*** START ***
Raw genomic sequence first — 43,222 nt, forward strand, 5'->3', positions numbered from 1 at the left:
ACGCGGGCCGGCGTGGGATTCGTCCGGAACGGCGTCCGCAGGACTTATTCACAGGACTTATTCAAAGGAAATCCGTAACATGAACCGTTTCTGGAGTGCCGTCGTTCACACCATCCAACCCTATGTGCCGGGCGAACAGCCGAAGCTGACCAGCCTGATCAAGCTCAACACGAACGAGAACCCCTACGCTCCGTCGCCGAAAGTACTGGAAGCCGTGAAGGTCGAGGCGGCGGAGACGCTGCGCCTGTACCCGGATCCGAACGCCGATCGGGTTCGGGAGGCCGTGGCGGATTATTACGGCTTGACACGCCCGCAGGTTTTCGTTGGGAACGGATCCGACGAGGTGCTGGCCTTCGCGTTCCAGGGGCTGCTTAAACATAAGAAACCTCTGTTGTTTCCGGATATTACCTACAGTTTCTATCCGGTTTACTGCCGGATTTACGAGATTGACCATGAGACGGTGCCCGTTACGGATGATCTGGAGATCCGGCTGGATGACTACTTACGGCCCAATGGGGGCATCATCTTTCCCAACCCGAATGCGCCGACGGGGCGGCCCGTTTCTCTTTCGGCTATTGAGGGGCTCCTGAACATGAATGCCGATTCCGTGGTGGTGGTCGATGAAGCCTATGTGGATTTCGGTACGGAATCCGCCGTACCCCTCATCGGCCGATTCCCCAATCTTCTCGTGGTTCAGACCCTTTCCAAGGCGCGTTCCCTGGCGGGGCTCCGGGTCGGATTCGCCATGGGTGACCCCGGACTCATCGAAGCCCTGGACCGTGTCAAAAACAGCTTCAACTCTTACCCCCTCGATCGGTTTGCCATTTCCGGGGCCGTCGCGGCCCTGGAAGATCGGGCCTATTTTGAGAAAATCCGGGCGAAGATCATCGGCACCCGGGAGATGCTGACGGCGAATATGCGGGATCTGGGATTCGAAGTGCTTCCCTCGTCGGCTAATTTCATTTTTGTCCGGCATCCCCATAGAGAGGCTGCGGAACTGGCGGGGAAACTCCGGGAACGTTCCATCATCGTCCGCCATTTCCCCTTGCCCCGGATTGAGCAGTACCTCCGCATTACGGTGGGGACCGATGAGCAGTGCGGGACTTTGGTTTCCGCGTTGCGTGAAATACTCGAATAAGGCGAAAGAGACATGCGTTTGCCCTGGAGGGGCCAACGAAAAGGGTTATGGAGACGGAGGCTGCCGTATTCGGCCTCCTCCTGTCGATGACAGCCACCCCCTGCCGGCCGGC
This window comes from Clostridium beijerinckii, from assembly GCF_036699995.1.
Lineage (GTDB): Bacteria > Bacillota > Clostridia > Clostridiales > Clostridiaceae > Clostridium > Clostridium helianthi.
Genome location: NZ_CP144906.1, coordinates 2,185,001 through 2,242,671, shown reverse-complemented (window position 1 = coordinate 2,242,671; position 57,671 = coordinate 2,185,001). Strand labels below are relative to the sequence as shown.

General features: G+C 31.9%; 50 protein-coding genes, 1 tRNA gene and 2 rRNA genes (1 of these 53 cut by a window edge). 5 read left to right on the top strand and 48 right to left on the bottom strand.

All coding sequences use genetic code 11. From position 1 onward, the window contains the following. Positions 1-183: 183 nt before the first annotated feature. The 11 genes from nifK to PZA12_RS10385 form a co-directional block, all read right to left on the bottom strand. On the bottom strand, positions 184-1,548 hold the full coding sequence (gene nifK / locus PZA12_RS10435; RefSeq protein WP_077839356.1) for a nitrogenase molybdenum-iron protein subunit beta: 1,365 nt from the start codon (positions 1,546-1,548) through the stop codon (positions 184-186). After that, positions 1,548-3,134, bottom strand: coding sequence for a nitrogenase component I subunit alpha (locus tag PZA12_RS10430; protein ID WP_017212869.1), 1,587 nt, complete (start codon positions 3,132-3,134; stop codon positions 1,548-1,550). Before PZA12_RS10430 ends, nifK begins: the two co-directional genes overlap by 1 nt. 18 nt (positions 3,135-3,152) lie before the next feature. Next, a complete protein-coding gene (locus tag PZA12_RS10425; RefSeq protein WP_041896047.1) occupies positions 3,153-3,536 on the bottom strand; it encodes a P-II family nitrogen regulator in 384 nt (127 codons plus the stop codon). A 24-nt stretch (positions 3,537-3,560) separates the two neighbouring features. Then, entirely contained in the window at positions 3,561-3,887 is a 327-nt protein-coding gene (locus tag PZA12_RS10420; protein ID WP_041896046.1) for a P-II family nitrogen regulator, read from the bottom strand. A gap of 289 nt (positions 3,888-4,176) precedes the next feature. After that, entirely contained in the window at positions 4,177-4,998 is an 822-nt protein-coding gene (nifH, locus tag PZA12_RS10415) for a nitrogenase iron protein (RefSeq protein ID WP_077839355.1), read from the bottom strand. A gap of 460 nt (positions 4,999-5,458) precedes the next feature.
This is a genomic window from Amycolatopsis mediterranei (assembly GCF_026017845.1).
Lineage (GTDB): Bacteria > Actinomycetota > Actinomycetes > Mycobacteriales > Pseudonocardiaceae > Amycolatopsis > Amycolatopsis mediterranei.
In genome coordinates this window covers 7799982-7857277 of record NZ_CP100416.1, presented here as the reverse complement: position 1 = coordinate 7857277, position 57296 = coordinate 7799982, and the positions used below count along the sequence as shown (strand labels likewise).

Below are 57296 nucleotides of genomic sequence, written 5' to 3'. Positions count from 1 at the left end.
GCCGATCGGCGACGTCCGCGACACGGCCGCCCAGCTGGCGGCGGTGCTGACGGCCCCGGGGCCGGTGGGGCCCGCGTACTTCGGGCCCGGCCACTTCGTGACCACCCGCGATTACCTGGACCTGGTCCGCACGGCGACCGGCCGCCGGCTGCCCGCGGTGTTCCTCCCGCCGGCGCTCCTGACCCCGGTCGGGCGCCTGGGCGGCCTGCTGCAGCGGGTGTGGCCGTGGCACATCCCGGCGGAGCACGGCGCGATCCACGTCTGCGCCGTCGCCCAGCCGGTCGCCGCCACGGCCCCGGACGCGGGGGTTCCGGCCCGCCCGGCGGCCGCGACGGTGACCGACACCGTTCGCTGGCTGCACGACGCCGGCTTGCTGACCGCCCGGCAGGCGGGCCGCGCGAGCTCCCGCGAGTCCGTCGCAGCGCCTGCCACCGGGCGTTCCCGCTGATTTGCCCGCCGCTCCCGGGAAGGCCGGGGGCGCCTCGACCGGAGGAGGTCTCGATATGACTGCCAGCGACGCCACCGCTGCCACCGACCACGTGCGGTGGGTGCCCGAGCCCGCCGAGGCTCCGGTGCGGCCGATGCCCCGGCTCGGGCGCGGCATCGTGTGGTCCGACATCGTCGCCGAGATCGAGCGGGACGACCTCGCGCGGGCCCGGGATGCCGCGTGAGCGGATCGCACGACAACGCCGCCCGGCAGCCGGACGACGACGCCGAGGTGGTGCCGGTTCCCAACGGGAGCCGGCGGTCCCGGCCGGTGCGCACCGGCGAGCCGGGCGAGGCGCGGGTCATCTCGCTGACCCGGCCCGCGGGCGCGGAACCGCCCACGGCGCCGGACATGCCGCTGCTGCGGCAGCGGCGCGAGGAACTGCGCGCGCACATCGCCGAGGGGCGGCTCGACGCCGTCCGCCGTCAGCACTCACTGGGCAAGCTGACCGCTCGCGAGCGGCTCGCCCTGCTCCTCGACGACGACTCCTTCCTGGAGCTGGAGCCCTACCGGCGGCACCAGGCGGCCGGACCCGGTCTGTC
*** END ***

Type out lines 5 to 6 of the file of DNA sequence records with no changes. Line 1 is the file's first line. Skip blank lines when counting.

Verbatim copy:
Genome location: NZ_CP144906.1, coordinates 2,185,001 through 2,242,671, shown reverse-complemented (window position 1 = coordinate 2,242,671; position 57,671 = coordinate 2,185,001). Strand labels below are relative to the sequence as shown.

General features: G+C 31.9%; 50 protein-coding genes, 1 tRNA gene and 2 rRNA genes (1 of these 53 cut by a window edge). 5 read left to right on the top strand and 48 right to left on the bottom strand.